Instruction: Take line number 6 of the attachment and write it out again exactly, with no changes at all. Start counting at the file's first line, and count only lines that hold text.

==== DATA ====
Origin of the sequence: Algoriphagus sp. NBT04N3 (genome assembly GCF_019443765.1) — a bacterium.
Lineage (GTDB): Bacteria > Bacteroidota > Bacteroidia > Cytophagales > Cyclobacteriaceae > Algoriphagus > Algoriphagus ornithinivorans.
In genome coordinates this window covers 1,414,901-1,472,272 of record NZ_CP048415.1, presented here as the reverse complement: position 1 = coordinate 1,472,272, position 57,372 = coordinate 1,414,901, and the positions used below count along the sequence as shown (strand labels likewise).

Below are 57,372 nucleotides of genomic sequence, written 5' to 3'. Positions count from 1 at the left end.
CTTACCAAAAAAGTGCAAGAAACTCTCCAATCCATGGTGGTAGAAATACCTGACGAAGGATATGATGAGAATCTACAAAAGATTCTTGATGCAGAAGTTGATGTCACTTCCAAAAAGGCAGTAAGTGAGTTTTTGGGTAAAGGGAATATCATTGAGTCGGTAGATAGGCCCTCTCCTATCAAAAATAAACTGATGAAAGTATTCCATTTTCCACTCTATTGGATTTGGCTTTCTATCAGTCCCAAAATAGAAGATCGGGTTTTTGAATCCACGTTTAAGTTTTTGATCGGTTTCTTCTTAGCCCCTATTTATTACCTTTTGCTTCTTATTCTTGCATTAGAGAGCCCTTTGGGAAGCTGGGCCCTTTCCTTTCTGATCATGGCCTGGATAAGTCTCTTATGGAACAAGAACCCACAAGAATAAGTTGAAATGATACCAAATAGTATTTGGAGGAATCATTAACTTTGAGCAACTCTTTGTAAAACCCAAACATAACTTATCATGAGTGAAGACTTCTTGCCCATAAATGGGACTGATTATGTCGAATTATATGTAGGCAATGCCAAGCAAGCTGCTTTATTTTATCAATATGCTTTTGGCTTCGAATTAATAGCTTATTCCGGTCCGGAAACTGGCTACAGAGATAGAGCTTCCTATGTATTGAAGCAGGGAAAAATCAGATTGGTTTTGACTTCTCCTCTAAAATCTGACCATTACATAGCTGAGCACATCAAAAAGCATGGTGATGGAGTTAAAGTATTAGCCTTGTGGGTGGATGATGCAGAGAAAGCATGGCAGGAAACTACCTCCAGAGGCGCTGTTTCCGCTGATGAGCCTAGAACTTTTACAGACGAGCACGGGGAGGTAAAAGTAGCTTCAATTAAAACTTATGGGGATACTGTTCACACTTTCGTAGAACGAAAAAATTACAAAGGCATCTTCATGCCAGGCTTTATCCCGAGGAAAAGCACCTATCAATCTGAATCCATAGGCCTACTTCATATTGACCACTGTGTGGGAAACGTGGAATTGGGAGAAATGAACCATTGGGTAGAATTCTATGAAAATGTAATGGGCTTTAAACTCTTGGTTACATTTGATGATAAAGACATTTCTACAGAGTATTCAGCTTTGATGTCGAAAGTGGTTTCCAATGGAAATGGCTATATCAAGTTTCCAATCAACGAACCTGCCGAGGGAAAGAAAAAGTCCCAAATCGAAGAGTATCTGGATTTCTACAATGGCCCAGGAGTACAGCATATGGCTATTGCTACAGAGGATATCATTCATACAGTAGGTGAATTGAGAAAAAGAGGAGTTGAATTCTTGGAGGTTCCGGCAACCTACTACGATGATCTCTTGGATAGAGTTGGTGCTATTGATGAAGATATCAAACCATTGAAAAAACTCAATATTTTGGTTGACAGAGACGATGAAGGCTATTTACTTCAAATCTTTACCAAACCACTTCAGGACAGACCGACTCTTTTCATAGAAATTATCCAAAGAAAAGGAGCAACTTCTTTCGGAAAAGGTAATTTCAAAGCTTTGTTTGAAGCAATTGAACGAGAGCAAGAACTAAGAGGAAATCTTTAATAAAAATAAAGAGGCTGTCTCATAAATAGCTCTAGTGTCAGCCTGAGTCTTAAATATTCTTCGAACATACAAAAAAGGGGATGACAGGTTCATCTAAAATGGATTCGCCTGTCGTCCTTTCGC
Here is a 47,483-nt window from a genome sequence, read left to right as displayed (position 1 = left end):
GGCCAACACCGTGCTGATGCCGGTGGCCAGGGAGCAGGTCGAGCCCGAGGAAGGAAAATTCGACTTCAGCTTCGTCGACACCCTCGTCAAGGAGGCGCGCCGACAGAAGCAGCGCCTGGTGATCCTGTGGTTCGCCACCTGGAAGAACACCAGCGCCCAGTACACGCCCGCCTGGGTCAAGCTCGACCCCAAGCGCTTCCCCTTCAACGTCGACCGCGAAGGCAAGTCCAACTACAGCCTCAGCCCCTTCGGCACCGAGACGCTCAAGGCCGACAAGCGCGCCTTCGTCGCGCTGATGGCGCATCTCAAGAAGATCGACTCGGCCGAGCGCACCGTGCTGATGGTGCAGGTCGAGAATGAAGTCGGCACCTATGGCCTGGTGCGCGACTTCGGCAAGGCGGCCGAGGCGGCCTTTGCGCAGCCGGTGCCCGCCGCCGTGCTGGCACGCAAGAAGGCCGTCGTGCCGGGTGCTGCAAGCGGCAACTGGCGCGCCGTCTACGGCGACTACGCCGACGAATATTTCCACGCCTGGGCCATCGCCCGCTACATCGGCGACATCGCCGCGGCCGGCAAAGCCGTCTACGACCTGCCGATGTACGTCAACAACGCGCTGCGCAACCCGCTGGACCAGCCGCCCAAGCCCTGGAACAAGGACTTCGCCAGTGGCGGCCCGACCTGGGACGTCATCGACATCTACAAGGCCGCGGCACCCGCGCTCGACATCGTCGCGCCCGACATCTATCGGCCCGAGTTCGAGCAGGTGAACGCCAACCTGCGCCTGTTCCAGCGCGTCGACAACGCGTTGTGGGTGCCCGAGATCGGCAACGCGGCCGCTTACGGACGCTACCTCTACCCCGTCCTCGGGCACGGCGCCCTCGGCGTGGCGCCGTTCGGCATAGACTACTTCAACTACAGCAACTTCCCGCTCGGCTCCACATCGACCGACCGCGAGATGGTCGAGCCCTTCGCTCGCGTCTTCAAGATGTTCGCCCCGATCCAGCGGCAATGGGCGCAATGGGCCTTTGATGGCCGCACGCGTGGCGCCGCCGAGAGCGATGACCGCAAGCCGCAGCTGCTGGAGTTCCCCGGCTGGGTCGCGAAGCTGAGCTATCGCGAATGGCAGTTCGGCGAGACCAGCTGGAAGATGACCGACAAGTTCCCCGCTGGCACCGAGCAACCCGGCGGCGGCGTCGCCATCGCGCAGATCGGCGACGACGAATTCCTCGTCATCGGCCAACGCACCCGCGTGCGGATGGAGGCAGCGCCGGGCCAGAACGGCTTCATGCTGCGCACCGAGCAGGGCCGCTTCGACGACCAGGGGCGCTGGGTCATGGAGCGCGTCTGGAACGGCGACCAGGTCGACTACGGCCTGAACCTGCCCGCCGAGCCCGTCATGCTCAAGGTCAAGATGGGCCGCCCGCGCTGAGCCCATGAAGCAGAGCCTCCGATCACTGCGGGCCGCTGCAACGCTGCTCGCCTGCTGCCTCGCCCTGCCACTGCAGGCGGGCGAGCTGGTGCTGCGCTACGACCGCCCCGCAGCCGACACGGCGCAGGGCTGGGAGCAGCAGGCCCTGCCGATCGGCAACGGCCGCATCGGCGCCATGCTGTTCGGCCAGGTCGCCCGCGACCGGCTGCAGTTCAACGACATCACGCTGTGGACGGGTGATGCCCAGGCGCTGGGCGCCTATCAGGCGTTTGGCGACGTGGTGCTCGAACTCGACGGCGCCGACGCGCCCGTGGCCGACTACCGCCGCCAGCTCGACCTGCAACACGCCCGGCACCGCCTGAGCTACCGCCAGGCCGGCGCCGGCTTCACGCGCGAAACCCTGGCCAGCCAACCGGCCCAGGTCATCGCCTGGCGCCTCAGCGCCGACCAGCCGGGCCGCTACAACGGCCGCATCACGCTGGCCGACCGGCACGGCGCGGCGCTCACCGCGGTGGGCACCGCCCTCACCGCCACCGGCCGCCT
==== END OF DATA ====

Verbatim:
Here is a 47,483-nt window from a genome sequence, read left to right as displayed (position 1 = left end):